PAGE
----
Sure, and until somebody does that verification the answer is that you and I just do not know - such a position is not sufficient grounds to assume that we have vital new evidence for the radical theory of ID.

At best we can say that anti-radiation defences, just like any other feature of life seems to have been an evolutionary adaption. The strongest evidence of this would be that different organisms seem to have inherited pretty much the same genes - which implies it first evolved in a common ancestor.


Your assumption of simplicity is erroneous. A post will address that issue more fully. Incidentally, the organism with the most intricate DNA damage and repair system is not a vertabrate but rather a unicellular organism. It's capabilities are so robust that it has even been found within nuclear reaction cores.

Well I was refering to a very spesific organism: Pelagibacter (which does not live in harsh environments), and not the one you were refering to. Pelagibacter is a very simple organism indeed, so it was not so much an assumption as an example.

It's a common mis-conception that vertibrates are "more evolved" than invertibrates or unicellular life forms. It's entirely thinkable that because of a pressure from the environment (e.g. high temperatures), an organism evolves a number of mechanisms to cope with it that stress.

As I said in my first comment on this thread - you've not actually made a case for "front-loading". You have pointed to some research that the ID community should do if they want to prove their point, but I'm skeptical that ID folks will ever have the desire to engage in this kind of basic research ever.

:-)

 
At 11:17 AM, Blogger William Bradford said...

At best we can say that anti-radiation defences, just like any other feature of life seems to have been an evolutionary adaption. The strongest evidence of this would be that different organisms seem to have inherited pretty much the same genes - which implies it first evolved in a common ancestor.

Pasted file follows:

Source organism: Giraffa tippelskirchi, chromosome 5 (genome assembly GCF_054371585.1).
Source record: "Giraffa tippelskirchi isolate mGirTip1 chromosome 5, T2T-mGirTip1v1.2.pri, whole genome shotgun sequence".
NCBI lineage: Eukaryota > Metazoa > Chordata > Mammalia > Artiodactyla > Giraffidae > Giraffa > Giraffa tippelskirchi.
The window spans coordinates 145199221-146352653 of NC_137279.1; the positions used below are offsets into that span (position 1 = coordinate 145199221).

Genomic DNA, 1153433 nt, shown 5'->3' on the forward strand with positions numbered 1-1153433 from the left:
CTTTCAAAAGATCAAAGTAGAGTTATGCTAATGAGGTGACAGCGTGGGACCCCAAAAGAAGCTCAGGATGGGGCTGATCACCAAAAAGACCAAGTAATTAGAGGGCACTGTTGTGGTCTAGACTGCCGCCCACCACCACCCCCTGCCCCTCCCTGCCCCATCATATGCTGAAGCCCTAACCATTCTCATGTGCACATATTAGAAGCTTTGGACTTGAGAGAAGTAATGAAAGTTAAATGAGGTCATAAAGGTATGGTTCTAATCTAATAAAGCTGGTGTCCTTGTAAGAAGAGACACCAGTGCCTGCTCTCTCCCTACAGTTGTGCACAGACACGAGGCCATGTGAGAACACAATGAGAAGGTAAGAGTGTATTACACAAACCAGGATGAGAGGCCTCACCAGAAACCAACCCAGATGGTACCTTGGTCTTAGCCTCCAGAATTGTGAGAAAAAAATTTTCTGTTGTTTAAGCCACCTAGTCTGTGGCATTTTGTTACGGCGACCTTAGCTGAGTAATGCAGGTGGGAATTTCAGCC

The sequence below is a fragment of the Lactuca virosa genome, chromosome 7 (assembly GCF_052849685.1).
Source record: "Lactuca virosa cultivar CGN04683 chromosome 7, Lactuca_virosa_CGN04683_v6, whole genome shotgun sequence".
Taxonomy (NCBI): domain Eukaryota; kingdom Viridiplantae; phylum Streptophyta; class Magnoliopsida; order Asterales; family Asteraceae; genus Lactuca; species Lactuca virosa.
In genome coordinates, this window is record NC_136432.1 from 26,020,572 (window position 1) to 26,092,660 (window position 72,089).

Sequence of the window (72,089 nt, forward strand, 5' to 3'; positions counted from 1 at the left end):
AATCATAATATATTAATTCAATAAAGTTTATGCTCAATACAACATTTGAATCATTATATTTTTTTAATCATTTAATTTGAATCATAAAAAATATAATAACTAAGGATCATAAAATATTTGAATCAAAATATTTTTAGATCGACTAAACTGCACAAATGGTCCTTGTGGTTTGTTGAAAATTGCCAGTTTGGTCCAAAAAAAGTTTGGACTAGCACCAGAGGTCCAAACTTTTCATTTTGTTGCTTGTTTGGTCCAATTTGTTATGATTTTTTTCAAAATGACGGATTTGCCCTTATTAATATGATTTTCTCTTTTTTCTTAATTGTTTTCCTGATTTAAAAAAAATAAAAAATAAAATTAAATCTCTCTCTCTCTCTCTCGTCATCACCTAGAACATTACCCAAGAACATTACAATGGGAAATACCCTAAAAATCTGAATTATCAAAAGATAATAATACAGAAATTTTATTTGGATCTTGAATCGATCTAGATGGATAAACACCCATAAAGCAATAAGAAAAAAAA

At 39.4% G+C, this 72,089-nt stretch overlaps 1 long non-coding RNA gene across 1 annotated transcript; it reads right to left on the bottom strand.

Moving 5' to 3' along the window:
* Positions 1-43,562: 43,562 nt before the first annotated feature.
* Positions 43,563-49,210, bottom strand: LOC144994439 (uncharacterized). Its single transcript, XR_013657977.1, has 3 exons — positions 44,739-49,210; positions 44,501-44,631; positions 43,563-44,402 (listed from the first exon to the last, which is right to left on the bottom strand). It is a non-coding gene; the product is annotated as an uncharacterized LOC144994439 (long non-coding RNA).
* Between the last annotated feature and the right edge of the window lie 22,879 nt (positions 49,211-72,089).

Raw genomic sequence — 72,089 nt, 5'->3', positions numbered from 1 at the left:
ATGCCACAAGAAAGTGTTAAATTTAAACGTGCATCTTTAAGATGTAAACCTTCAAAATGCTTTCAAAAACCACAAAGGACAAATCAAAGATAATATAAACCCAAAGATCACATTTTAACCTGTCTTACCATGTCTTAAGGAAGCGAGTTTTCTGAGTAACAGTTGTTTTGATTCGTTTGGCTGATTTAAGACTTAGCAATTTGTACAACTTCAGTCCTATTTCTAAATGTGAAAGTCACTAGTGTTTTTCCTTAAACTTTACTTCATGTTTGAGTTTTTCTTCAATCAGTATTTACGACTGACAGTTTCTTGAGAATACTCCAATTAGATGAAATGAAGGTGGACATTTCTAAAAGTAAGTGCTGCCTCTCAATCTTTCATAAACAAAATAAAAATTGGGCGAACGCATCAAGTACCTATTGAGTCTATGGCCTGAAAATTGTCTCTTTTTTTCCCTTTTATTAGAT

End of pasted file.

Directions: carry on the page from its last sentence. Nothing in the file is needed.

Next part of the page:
Munson's post already addressed your limited view of the DNA damage problem which extends considerably beyond radiation damage. Genomic damage is a problem for the origin of life. As Munson's post also indicated damaging agents were present when life first began. The evolution distraction is not pertinent to the point I have made repeatedly and observed it being ignored just as often.

Well I was refering to a very spesific organism: Pelagibacter (which does not live in harsh environments), and not the one you were refering to. Pelagibacter is a very simple organism indeed, so it was not so much an assumption as an example.

Pelagibacter does have DNA maintenance capacities as well as the capacity for recombination. Multiple enzymes are involved in these functions.

As I said in my first comment on this thread - you've not actually made a case for "front-loading". You have pointed to some research that the ID community should do if they want to prove their point, but I'm skeptical that ID folks will ever have the desire to engage in this kind of basic research ever.

As I've also repeatedly mentioned experimental evidence needs to settle these issues- not dogmatic beliefs. I'm skeptical critics will ever give up a basic tenet used as a prop for materialism regardless of expermental results.

These exchanges are becoming repetitious. This thread is closed for further comments.